Text description provided by the architects. Sheppard Robson’s Siemens Middle East Headquarters at Masdar City, Abu Dhabi, officially opened this week, establishing a new benchmark for sustainable office buildings in the Middle East. The 22,800 m2 structure, which floats above a new public plaza, is the result of a stringent brief. This was proposed by Siemens and MASDAR then developed by Sheppard Robson to create a building that is truly optimised for its purpose, delivering the most sustainable building possible for the same cost per square metre as a typical headquarters in the UAE.
The Siemens Middle East Headquarters is one of the first buildings in the region to achieve LEED Platinum. The sustainable credentials were achieved through combining traditional design and parametric analysis to deliver an efficient and compact form that uses less material and minimises embodied carbon.
The office floors – over 60% of which are occupied by Siemens - float above and shade the public plaza, which connects the level change between the existing adjacent podium and the more formal square. The plaza has been designed as a terraced extension of the existing public realm and encourages pedestrian movement within the heart of the site. This shared public space is further enhanced by a series of external ‘rooms’, retail units and two fully glazed office receptions.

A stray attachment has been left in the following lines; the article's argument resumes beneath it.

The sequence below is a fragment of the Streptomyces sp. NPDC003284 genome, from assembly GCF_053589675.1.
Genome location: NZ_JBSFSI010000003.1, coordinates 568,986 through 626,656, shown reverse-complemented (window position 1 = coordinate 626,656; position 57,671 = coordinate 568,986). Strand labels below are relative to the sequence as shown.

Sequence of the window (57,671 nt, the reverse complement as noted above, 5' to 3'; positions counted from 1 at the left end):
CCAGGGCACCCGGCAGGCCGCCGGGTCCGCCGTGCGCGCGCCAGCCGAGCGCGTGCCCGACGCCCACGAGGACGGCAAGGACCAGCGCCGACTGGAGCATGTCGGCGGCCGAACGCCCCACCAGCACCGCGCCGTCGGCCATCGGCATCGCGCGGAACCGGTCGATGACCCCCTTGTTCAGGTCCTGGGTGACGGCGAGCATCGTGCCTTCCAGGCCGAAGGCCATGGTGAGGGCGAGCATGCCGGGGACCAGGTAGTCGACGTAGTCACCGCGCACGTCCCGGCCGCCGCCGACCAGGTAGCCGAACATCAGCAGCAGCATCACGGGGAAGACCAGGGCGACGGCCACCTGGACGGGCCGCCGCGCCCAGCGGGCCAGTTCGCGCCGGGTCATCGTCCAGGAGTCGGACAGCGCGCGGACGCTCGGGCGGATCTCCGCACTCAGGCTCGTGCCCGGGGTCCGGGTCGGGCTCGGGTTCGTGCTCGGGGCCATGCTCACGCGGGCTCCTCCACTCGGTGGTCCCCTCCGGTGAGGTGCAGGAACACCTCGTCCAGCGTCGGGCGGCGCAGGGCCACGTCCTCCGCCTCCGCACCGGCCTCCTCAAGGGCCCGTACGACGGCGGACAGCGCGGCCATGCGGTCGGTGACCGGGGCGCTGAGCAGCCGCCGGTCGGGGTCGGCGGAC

The building’s envelope was conceived as a box within a box. The inner section is a highly-insulated, airtight façade designed to reduce thermal conductivity; surrounding this is a lightweight aluminium external shading system that minimises solar gain whilst maximising daylight and views from the building. The variation in the form of the shading systems, characterised by light-weight aluminium fins, creates a strong architectural language for the building, with each facade tailored to suit its solar orientation.
The building’s super-sized floorplates, each measuring 4,500m2, have been optimised for efficiency, daylight and flexibility using parametric modelling and achieves over 90% efficiency. The floor plates, punctuated by nine atria and served by six perimeter cores are completely column-free. An innovative structural system reduces the material used in construction by approximately 60% and provides maximum flexibility for the office space planning. The arrangement enables each of the four office floors to be subdivided into a combination of various space sizes and therefore creates flexibility for the building to be remodelled over time to accommodate up to 32 tenants.
David Ardill, Partner at Sheppard Robson, said: “The reception of the building, both locally and internationally, has been fantastic with many recognising the potential for applying the findings from the project to other schemes in the Middle East and beyond.
“We didn’t approach the project with a predetermined aesthetic; instead, we worked from the inside-out to investigate the best way of creating a truly sustainable solution for the building. This process-driven approach has resulted in an incredibly environmentally efficient structure that is also commercially rigorous.”